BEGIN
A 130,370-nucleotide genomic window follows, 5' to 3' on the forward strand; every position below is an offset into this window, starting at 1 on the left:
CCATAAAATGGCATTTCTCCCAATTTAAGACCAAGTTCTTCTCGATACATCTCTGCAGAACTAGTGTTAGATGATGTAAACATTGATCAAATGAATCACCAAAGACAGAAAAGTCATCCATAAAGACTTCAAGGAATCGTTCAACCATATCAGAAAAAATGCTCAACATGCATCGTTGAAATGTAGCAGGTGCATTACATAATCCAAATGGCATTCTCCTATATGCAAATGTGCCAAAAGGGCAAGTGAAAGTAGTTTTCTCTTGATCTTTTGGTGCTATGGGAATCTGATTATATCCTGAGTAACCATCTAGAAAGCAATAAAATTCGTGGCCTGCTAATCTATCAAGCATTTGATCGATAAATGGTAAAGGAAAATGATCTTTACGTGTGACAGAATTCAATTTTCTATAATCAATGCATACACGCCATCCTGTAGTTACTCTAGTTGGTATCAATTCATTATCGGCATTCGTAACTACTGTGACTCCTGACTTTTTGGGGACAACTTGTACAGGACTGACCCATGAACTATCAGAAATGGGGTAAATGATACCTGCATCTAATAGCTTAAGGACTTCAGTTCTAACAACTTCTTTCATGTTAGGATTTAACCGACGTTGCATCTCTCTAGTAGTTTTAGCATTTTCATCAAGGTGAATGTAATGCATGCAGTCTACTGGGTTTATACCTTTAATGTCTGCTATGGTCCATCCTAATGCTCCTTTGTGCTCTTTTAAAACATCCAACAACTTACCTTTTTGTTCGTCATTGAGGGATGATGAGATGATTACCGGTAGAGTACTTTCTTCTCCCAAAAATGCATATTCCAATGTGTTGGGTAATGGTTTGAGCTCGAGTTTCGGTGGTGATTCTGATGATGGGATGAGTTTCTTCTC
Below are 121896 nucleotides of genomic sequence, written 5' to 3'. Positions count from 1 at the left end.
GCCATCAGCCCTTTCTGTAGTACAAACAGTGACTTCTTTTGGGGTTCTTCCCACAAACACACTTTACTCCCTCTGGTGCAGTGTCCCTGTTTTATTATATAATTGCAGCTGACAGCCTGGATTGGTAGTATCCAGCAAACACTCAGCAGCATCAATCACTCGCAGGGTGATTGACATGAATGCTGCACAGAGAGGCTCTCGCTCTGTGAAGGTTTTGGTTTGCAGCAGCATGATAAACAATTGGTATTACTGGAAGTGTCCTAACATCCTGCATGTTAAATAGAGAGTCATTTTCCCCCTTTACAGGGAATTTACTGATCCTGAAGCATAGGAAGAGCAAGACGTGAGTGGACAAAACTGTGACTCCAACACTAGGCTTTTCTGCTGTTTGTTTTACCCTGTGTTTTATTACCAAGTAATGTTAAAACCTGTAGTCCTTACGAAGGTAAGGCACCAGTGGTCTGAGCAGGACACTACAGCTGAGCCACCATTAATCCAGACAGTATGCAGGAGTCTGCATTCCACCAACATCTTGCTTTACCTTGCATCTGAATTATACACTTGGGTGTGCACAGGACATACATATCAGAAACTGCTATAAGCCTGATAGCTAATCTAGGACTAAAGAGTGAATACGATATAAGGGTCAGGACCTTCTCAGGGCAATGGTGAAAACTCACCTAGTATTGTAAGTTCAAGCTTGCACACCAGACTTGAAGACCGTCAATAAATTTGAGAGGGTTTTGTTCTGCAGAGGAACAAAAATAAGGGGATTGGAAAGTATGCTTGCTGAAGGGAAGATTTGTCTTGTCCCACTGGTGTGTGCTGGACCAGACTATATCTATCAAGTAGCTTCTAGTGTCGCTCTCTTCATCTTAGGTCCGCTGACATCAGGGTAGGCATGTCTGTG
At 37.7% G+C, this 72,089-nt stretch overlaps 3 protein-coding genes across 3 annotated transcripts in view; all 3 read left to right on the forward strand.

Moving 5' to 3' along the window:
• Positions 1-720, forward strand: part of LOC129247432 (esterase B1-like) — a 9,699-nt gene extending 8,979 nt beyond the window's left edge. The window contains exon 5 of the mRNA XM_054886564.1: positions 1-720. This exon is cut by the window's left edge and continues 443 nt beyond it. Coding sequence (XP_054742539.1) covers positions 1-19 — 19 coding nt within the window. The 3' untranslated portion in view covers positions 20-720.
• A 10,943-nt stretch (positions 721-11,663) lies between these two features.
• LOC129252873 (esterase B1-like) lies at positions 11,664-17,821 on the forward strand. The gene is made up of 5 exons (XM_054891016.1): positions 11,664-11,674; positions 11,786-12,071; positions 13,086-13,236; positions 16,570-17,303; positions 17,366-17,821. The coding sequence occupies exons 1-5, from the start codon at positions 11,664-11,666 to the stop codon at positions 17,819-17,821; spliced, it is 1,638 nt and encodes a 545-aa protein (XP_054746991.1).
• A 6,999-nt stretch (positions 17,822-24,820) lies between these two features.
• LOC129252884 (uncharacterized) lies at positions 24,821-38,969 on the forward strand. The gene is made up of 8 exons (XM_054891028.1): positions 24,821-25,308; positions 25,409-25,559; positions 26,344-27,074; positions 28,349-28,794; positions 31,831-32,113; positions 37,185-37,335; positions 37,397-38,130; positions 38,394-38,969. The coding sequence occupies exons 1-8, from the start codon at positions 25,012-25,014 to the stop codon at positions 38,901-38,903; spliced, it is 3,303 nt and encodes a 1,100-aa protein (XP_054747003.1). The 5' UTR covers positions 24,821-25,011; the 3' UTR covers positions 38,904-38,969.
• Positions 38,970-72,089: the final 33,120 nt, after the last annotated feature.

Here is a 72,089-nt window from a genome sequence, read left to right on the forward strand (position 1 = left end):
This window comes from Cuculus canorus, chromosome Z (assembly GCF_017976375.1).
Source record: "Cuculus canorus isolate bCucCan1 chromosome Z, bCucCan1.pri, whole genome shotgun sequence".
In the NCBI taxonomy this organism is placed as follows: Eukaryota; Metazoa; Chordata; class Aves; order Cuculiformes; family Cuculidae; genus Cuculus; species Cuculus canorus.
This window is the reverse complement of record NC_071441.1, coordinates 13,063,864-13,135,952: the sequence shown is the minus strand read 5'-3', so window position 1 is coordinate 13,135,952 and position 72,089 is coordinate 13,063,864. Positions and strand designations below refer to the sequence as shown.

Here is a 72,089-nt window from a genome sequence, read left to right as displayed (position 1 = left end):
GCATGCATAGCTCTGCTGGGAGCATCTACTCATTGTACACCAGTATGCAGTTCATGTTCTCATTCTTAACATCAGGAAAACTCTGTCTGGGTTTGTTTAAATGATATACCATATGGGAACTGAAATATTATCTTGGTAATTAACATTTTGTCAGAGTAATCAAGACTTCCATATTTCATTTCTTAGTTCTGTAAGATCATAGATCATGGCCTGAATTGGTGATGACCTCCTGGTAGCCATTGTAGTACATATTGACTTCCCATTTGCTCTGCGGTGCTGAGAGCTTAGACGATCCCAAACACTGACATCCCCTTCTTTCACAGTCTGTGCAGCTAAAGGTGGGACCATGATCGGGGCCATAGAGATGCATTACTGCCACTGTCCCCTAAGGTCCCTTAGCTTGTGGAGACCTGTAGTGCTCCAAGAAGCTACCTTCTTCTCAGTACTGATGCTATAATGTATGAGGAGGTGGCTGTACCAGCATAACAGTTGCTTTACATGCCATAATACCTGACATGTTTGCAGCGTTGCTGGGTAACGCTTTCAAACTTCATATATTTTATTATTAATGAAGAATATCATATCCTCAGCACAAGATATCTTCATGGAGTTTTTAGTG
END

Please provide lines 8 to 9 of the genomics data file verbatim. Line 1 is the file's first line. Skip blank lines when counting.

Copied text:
• A 10,943-nt stretch (positions 721-11,663) lies between these two features.
• LOC129252873 (esterase B1-like) lies at positions 11,664-17,821 on the forward strand. The gene is made up of 5 exons (XM_054891016.1): positions 11,664-11,674; positions 11,786-12,071; positions 13,086-13,236; positions 16,570-17,303; positions 17,366-17,821. The coding sequence occupies exons 1-5, from the start codon at positions 11,664-11,666 to the stop codon at positions 17,819-17,821; spliced, it is 1,638 nt and encodes a 545-aa protein (XP_054746991.1).